15 Sep 2017

High doses of dangerous chemicals in NZ's synthetic drugs

From Nine To Noon, 9:09 am on 15 September 2017

The preparation of synthetic drugs in this country is out of control, with doses of a dangerous chemical far greater than used overseas, a New Zealand scientist says.

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Local synthetic drug takers could be inhaling 30 times as much dangerous chemicals as overseas users. Photo: 123rf.com

Police have stepped up public warnings in the wake of the recent deaths possibly linked to synthetic drugs with about 20 being investigated by the coroner.

Testing of the drugs by the Environmental Science and Research Crown Institute (ESR) has found the chemical AMB-fubinaca which has been linked to a "zombie-like" drug outbreak in New York.

ESR forensic chemistry manager Kevan Walsh told Nine To Noon it was the concentration of the chemical that seemed to be causing issues.

"I think one of the big factors that may be making a particular effect in this particular time is actually the dosage of the chemical on the plant material.

"In New Zealand we're seeing between 10 and 25 or 30 times greater concentration on the plant material than was reported in Brooklyn and that's got to have a serious impact on people's health."

He said while it was not something they could teach, he said the drug's preparation was "out of control" and needed to "be reigned in."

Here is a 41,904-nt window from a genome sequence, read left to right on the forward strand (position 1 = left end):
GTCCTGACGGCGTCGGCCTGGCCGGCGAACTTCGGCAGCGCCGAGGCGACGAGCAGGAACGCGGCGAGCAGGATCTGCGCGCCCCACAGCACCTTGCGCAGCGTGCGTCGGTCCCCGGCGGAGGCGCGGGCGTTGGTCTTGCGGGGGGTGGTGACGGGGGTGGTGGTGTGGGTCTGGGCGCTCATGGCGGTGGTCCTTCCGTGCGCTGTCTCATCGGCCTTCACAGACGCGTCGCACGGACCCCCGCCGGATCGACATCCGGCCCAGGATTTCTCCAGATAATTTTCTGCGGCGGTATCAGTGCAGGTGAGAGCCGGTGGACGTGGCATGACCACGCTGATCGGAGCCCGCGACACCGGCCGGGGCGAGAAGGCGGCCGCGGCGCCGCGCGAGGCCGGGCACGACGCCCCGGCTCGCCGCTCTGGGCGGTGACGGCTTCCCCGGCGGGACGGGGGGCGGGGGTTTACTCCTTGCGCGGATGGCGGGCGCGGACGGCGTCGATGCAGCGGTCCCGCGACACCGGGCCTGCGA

"Quite clearly people aren't mixing it right. There does seem to be a complete ignorance in terms of what the dosage should be, and that's not surprising because there really is no information given out. This is not a product that we can recall ... this is something prepared in people's backyards in terms of putting out plant material and adding the chemical to it."

But Mr Walsh said ESR was finding other synthetic drugs being used from other parts of the country and it was clear others were likely to pop up.

"AMB- fubinaca, for example, in our laboratory, we weren't seeing this 12 to 18 months ago. It was something that was novel to New Zealand over a year ago and it's quickly changing, so we've seen that ramp up in terms of its prevalence but we have no notion that that's going to stay the same.

"Once people do get the message and stop using it almost certainly they're going to try something else."

Police reinforced their public warning yesterday after two deaths in the past week in West Auckland.

"What this exercise we're doing here right now is trying to address that demand issue. We've got to get the message out to people, and that has been done over the last four weeks, for people to stop using the stuff because it's just not good."